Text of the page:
2006 03 06 Muncie in the Paper


This weekend, the Chicago Tribune had an article that mentioned the current economic status of Muncie, IN. I had spent a good deal of the 90s attending school there at Ball State. It is a odd mix of a college town and a blue-collar town, where the college kids try to avoid the locals, and the locals blame everything bad on the school. Last summer Nathan and I made a quick drive-thru, and took a look around where I had spent so many years. I felt like my memories had to be wrong, that things weren’t this run-down and pitiful when I had attended school. It turns out I was probably correct, and things had gone down considerably since I had moved on. It reminded me of watching ‘Roger and Me’, Muncie was rapidly turning in to Flint, MI.

Muncie was actually a sizeable town in comparison to where I had grown up. Aside from a couple of trips to visit my friend Travis in Lafayette, I hadn’t spent any real time in a town that had actual sidewalks. I spend at least a two years of my Munice life walking around late at night on those sidewalks trying to make sense of things. I had worked at a local restaurant for nearly four years so I had a decent amount of interaction with the locals, and they really didn’t like the school or the types of folks that the school brought in.

Because of it’s ‘normalicy’ for lack of a better word, Muncie was the subject of a sociological study in the late 1920’s, due to how ‘average’ the population was. Being the home of Ball canning jars has not helped it keep up with the economic times, and the closing of the Delco plant, as well as a transmission plant that did work for GM have pretty much closed the doors on the town. These factory jobs that paid $25/hr are being replaced with Wal-Mart jobs that pay $9/hr. It was reported that the number of public school students on the free lunch program is now around 51%, with that number expected to grow fairly rapidly with one in four people living in poverty.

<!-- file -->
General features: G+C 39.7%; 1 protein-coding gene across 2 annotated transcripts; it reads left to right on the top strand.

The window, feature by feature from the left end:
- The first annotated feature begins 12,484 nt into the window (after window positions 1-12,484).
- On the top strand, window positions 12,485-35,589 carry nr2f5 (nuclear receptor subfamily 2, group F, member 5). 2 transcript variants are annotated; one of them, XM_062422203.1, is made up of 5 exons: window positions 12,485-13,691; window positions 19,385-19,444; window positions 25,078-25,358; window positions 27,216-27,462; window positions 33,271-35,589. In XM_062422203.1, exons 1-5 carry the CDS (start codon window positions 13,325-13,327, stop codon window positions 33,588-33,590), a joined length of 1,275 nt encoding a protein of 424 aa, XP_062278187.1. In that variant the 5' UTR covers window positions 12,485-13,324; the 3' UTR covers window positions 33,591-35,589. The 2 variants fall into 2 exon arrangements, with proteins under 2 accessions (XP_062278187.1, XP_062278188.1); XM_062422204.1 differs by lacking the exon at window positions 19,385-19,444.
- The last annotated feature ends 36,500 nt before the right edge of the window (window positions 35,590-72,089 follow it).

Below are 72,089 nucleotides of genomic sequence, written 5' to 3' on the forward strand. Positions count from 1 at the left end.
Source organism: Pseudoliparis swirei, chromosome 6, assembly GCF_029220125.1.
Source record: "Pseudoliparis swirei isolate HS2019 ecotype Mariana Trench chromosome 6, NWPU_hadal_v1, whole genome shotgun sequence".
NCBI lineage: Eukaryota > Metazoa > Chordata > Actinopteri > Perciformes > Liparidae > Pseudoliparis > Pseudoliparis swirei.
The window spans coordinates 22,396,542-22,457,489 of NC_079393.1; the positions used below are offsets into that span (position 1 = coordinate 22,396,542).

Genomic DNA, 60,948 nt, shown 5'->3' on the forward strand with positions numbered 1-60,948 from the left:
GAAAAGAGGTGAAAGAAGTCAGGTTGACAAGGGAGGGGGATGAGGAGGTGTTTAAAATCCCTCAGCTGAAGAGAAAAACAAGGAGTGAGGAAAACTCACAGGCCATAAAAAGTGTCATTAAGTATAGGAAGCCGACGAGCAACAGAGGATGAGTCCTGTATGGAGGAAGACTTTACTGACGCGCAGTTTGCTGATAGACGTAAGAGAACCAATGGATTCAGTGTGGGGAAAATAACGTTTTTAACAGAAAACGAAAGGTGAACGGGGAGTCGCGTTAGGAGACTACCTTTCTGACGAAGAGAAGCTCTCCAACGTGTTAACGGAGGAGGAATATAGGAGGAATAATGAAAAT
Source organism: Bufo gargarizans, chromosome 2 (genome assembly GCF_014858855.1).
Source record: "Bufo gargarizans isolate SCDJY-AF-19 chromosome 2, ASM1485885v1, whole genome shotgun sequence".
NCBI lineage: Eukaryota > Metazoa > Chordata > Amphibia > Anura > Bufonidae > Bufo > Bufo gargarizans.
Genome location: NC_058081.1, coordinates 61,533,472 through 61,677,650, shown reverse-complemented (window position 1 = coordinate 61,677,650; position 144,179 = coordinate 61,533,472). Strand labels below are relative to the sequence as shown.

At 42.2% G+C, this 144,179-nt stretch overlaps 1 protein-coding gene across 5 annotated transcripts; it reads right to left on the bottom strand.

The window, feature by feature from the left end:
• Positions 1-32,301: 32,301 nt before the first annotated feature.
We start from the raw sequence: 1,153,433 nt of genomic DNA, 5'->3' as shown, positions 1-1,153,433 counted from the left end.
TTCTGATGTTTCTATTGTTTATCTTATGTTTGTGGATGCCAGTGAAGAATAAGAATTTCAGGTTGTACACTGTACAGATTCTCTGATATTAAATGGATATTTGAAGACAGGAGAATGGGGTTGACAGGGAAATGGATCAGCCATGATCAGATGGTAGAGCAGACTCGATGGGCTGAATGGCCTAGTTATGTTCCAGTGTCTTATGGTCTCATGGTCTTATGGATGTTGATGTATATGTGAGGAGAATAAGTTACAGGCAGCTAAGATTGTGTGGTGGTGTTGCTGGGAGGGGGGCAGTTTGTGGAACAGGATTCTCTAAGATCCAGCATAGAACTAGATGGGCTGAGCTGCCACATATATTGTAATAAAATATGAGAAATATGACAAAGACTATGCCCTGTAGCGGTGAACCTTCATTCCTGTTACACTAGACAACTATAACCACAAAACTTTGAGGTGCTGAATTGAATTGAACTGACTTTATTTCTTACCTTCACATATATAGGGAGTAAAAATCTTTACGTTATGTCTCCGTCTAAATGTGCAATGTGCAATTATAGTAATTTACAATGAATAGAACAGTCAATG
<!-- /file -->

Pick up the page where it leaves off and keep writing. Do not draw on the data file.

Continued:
There was a point in my when I nearly ended up a permanent resident. Everything I had seemingly wanted was there; an available music studio where I could work for 80 hrs/week, a coffee shop, a decent library, and some small degree of culture with free concerts at the school. Luckily, I made some decisions that I had doubted at the time, but have all turned out for the best. I had an opportunity to do my PhD there, but at that point I had decided that I really needed to go somewhere else for school. It’s quite likely that I had the blinders of youth on when I lived there. It didn’t matter that I was getting by on $430/mo and staying in a crappy apartment with no air-conditioning, and barely workable heating. I was doing what I wanted to do, and the environment was inconsequential.

It’s sad to see something from my youth fall apart. It makes me doubt the very memories that make up that time period. This was the time where I think I discovered who I really was, and what I was capable of doing. I’m not sure I would have ever came as far as I have without getting out of my hometown and growing up on my own.